UMTRI study finds older bikers are over-represented in motorcycle crashes
February 4, 2007
Baby-boomer bikers dominate roads, but at a cost
A recent UMTRI study found that the number of motorcyclists age 45 and older killed in crashes nearly quadrupled from 2001 to 2005 (the last year for which data is available). Crashes among this age group increased more than 60 percent during that time, compared with a 6 percent drop in the number of crashes for younger motorcycle riders.
"The aging of the motorcycling population in Michigan may be contributing to the increase in motorcycle fatalities," said UMTRI researcher Lidia Kostyniuk. "As people age, their bodies become more fragile and their chances of dying as a result of a crash increase. This may well explain the increase in overall motorcycle fatalities that occurred in Michigan in 2005, a 54 percent increase from the year before."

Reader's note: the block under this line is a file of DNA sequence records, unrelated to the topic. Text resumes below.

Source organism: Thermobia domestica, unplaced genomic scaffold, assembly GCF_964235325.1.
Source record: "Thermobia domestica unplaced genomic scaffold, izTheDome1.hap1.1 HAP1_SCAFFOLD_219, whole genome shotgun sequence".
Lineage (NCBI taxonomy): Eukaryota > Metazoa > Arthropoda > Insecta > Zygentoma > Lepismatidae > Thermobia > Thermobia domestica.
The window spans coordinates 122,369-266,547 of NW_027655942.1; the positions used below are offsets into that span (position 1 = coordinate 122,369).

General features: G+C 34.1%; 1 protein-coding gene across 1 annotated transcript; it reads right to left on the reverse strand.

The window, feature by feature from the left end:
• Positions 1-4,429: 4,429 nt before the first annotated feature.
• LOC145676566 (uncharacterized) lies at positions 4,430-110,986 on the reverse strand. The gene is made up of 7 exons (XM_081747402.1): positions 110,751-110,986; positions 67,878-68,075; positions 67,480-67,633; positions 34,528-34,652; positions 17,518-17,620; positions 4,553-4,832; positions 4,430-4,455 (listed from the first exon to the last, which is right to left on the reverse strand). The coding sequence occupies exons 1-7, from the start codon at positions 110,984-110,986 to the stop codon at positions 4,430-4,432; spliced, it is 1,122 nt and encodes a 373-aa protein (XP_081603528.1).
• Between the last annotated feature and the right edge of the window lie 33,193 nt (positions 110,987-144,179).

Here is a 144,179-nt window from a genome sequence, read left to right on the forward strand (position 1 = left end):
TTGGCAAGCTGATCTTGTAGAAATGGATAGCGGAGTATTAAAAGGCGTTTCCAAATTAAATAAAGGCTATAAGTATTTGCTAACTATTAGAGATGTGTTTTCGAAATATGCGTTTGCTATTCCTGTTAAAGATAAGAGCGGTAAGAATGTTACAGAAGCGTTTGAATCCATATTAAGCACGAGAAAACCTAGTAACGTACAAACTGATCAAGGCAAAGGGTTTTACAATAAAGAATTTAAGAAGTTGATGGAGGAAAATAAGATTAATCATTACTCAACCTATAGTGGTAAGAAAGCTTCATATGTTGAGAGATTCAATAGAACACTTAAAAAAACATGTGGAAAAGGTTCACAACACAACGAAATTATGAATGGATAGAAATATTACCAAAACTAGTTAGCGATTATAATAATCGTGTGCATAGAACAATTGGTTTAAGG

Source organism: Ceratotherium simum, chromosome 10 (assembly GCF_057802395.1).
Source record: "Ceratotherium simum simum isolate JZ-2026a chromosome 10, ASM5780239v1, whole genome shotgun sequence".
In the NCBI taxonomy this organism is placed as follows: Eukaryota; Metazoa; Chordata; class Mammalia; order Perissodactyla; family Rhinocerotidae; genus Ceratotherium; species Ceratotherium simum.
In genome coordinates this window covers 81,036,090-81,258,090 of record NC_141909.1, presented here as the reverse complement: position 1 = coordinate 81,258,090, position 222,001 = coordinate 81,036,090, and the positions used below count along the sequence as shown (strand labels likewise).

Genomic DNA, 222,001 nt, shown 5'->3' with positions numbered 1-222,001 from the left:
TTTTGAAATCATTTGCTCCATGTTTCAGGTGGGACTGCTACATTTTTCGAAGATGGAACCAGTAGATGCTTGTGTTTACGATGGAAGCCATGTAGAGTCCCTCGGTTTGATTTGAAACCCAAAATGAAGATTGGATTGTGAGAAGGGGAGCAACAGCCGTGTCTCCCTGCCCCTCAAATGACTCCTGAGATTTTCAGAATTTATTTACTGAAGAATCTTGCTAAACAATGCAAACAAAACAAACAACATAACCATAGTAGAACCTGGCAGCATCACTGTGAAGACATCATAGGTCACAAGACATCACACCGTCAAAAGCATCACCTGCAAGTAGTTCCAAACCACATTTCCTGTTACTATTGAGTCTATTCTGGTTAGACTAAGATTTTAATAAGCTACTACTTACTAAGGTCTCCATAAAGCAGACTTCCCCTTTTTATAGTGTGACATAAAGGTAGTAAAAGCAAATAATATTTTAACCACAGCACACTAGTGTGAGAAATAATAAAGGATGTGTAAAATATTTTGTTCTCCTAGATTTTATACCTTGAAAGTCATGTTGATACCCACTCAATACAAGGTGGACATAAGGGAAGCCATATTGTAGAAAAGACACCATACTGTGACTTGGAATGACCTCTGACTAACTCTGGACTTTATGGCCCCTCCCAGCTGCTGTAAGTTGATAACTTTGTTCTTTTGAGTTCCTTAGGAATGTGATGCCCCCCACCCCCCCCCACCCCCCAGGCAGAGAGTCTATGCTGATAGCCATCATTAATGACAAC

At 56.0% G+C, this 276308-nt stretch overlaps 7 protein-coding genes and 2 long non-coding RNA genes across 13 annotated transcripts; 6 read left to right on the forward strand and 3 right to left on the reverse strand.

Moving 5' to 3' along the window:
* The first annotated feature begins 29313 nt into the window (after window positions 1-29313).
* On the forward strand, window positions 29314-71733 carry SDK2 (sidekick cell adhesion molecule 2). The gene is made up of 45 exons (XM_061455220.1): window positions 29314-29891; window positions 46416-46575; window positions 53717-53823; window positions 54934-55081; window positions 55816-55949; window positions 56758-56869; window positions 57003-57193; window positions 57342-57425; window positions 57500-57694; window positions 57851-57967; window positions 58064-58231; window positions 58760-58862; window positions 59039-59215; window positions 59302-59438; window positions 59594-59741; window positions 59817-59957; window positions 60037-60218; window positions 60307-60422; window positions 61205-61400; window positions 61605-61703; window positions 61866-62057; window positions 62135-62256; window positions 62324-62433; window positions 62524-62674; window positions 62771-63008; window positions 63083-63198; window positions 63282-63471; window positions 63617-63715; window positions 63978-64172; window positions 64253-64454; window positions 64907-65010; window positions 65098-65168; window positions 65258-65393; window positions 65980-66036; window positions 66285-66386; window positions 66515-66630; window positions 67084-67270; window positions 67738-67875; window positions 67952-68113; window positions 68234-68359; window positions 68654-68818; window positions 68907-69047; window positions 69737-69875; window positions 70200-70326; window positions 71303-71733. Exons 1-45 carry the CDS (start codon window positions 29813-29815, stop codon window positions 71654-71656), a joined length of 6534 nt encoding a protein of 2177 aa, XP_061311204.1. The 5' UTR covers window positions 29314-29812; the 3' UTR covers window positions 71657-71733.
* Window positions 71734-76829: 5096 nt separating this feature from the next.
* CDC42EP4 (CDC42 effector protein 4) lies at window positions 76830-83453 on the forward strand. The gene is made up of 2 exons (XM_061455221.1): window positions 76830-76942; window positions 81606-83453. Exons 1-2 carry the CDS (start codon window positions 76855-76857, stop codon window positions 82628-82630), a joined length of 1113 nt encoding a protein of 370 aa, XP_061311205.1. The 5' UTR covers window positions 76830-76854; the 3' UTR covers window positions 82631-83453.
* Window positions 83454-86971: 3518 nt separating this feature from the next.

In their study of motorcycle crash trends in Michigan since 2001, Kostyniuk and colleague Adam Nation found that the motorcycle crash rate has held steady at 9 percent, even though motorcycle registrations have risen 33 percent (to more than 250,000) and licensed motorcyclists have increased 9 percent (to nearly 500,000).
For more information:
- Read the press release, "Born to be Wild: Baby-Boomer Bikers Dominate Roadways, But at a Cost," from the U-M News Service.
- Read the report, "Motorcycle Crash Trends in Michigan: 2001-2005".
- Read an interview with principal investigator Lidia Kostyniuk, "Traffic Deaths among Older Motorcyclists on Rise."